Acute exposure to zinc oxide nanoparticles critically disrupts operation of the respiratory neural network in neonatal rat.

Nicolosi A, Cardoit L, Pasquereau P, Jaillet C, Thoby-Brisson M, Juvin L, Morin D
NeuroToxicology. 2018-07; 67(150-160):
DOI: 10.1016/j.neuro.2018.05.006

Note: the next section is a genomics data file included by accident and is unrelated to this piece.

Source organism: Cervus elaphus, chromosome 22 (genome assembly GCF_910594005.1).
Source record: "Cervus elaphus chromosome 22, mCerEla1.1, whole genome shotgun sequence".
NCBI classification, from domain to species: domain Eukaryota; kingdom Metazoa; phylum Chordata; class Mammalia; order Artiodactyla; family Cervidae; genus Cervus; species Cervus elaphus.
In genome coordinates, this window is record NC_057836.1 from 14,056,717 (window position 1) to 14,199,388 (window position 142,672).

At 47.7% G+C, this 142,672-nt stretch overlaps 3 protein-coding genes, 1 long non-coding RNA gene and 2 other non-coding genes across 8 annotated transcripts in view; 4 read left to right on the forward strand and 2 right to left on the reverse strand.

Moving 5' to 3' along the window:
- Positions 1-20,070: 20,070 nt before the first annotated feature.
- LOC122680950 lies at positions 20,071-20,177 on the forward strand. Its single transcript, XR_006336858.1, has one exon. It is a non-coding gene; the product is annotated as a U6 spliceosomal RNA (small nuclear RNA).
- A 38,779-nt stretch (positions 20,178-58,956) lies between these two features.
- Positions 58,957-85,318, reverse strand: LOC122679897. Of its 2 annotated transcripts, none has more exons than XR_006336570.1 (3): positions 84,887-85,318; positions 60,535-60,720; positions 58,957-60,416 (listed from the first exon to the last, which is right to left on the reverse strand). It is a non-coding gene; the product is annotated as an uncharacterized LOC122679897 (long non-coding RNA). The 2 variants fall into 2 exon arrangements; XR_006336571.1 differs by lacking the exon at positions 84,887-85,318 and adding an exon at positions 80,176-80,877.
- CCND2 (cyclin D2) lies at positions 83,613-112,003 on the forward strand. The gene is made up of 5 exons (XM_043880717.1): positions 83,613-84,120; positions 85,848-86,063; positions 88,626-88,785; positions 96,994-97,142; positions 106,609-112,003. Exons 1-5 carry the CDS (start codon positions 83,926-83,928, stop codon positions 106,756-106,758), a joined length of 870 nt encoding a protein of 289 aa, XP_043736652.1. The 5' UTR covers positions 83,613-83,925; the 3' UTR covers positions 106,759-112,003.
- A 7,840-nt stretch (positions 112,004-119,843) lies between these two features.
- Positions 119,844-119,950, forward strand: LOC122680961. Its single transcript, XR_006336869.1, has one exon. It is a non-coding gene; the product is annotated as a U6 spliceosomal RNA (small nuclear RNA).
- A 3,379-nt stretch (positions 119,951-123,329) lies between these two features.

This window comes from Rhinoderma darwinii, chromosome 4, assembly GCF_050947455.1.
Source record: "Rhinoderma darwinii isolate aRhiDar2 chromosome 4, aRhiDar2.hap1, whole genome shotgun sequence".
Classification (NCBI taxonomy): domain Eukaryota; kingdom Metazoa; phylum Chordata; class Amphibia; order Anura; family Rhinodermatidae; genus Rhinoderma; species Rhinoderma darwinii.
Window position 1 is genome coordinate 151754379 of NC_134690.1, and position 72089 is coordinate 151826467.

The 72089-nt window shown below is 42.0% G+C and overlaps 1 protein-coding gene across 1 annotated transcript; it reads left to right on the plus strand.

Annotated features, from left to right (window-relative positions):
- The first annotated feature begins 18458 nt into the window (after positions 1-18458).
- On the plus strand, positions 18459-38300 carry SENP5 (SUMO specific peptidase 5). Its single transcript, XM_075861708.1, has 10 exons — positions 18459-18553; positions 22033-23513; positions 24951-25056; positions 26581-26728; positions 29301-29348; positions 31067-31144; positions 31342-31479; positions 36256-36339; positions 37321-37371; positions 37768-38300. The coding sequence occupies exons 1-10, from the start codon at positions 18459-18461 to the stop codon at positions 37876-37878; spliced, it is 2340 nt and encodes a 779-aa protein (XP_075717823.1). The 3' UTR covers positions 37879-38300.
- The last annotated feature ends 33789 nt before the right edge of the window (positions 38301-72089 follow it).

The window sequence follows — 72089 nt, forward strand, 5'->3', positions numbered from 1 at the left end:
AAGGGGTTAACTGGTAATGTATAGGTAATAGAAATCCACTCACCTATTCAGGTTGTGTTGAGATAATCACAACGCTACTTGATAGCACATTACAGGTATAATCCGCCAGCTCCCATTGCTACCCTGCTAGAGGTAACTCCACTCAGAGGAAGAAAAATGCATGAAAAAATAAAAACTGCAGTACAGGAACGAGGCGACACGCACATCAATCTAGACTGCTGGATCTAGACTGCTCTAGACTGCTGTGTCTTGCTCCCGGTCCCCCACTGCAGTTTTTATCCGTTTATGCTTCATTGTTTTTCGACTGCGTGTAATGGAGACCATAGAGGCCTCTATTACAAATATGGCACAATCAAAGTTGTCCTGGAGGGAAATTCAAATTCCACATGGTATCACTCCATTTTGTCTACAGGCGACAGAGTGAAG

Due to their extremely small size that gives them unique physicochemical properties, nanoparticles (NPs) are used in the production of everyday materials. However, NPs can accumulate in body organs and could cause various diseases. Moreover, NPs that cross biological membranes such as the blood-brain barrier can aggregate in the brain and potentially produce neuronal damage. Although studies have reported the effects of diverse NPs on the bioelectrical properties of individual neurons, their potential influences on the operation of whole neuronal networks have not been documented. Here, we aimed to evaluate the effects of an acute exposure to zinc oxide (ZnO) NPs on the central neural networks responsible for mammalian respiratory rhythm generation. Using an isolated ex vivo brainstem-spinal cord preparation from neonatal rat in which the circuitry for the central respiratory command remained intact, we show that ZnO NPs accelerate, then profoundly disrupt respiratory-related activity produced by the pre-Bötzinger complex (preBötC) responsible for inspiratory rhythm generation. Consequently, a sudden and definitive cessation of respiratory-related activity occurs in ZnO NPs-exposed preparations. Part of these effects is related to zinc ions released from NPs. Using brainstem slice preparations containing the preBötC network, whole-cell patch-clamp recordings revealed that ZnO NPs depolarize preBötC inspiratory neurons and affect their bioelectrical properties by reducing the amplitude of action potentials, thereby leading to a depression of intra-network activity and the ultimate termination of respiratory rhythmogenesis. These findings support the conclusion that ZnO NPs may have deleterious effects on the central respiratory centers of newborn mammals.

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